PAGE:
Wow! I can't wait to hear what they find.

Wednesday, December 12, 2012

Weevil is as Weevil Does: Total Agave Meltdown

I don't know about you, but I'm not freaking out about the end of the world on December 21. Though, I can tell you "who" should be those agave plants, that's who! So much so, that if I was magically turned into an agave plant tomorrow, I'd totally start partying it up in preparation for total meltdown. Seriously though, agave meltdown is no joke. It's a very real disease that is highly lethal to agave plants and we've just discovered it in the Museum's garden!

It all came about last week. Richard Hayden and Daniel Feldman, the Museum's garden staff, noticed that some of our Agave americana plants weren't looking so hot. Some plants had a few leaves that were wrinkled and beginning to discolor, others were so bad they weren't able to stand up straight anymore. Experimentally, Daniel tugged on a leaf of one of the sick agaves, and surprisingly the entire plant came out of the ground in his hand! What they discovered beneath the surface was not pretty. The roots had become completely unattached and the heart of the plant was a goopy mess of rottenness. Something indeed was rotten in the heart of the Museum Garden!

What sort of "evil" could cause such destruction? Weevil evil, that's what! Upon closer inspection, Richard and Daniel found an aggregation of largish black weevils (about ½ inch long) hanging out in between the plants' leaves. To be specific, they were agave snout weevils, Scyphophorus acupunctatus, and they're proving to be a big problem in the agave world.

Here's what The Desert Botanical Garden in Phoenix has to say about agave snout weevils:

"The females chew their way into the plant base, often between leaf attachments, leaving bacteria (Erwinia sp.) as they go. They lay eggs in the bacteria-infected tunnel. When the eggs hatch, the larvae burrow and eat their way into the rotting heart of the agave. After the grub-like larvae have sufficiently fed and matured they will pupate and emerge as the next generation of adults. The entire life cycle can be completed in six to twelve weeks. Adults are approximately 1/2" in length with dull brown to black stout bodies and characteristic long snouts. The rotund legless grubs are cream color with dark heads.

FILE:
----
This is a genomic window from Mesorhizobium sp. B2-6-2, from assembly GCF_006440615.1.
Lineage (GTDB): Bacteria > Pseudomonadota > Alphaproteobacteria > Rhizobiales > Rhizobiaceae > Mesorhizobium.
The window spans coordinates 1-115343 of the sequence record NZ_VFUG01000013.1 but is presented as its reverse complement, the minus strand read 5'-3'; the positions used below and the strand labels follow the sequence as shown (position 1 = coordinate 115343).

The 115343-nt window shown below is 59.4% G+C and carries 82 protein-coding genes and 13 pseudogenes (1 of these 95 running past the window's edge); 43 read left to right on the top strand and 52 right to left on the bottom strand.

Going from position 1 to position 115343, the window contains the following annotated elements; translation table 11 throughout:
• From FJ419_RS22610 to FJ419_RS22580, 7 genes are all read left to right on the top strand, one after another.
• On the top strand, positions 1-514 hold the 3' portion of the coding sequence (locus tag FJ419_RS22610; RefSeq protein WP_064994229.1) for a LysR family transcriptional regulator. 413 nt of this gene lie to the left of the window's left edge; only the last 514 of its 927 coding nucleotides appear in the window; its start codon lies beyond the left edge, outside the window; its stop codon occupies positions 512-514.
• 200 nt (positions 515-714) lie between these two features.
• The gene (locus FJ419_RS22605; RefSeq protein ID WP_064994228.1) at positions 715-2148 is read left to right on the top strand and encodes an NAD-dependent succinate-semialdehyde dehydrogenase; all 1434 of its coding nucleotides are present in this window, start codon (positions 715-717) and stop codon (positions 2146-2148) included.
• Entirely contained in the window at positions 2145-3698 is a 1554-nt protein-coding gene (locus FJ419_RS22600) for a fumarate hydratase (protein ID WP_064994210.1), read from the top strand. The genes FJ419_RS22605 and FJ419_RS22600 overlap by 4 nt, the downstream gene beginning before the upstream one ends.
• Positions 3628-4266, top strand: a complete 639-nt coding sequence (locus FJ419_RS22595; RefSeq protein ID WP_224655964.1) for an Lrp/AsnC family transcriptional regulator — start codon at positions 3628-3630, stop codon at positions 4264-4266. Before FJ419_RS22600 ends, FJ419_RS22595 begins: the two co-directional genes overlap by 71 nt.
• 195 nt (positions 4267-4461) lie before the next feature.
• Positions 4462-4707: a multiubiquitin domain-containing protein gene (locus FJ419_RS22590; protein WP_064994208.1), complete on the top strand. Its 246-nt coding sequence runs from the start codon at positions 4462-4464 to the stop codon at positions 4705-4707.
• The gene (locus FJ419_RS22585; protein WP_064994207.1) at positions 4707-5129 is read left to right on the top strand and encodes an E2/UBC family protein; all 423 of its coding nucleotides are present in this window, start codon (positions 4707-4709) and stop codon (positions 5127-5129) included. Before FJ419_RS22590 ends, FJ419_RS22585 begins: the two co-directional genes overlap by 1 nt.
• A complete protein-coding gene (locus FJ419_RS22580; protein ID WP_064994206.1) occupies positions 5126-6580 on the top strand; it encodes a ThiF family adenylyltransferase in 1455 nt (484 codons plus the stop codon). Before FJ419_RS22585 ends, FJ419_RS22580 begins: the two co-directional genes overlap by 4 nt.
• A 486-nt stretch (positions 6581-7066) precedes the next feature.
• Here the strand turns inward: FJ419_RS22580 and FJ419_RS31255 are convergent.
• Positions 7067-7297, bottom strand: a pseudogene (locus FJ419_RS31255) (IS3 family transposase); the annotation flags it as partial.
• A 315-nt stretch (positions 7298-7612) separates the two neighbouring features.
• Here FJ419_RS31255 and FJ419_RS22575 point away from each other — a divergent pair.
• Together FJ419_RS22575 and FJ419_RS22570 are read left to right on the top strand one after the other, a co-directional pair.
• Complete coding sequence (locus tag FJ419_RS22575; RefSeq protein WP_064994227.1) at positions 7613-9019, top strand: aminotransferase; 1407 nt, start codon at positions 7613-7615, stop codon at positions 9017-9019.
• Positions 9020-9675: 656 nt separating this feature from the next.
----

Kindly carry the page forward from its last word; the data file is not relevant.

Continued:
Most often a snout weevil infestation is not apparent until the damage is severe. As larvae start to feed at the bacterial-infested plant bases and the roots, leaves begin to wrinkle. Shriveling will increase with time and as the plant continues to rot. A putrid odor can develop as bacterial infection creeps through the heart of the plant. In many cases a majority of the leaves collapse to the ground leaving only the central spike of leaves standing. The plant might be loose if wiggled and can easily fall apart. At this stage rescue is unlikely."

When the Museum garden staff realized that this was likely the fate of many of our agaves, they, needless to say, weren't very happy. In just a short week they've wholeheartedly joined the ranks of agave snout weevil haters everywhere. Of course, they have been madly searching for ways to deal with this pest. Most of the literature out there advises continued applications of the insecticide imadacloprid. This chemical is applied around the base of a plant and is taken up via the roots which then imparts toxicity to any insect that happens to eat the plant (including pollinators when they sip nectar). Needless to say, we want to stay away from chemical pesticides as much as possible. Unfortunately, we haven't found any good leads on organic controls, but we'll keep looking.

After hearing all this, being the good friend and coworker that I am, I offered to buy the garden staff a bottle of Mezcal! No, it wasn't to drown their unhappiness in, it was instead to take revenge! The "worm" in the bottom of a bottle of Mezcal is actually very often an agave snout weevil grub. That's right, they could relish in chomping off the head of our weevils' long lost great aunt's nephew or something. Cheers to that!

Daniel removing an infected Agave americana

Daniel dissected the above agave and this is what we found inside!

Close up of agave snout weevil, Scyphophorus acupunctatus.
Even knowing the back story, I still think it's cute.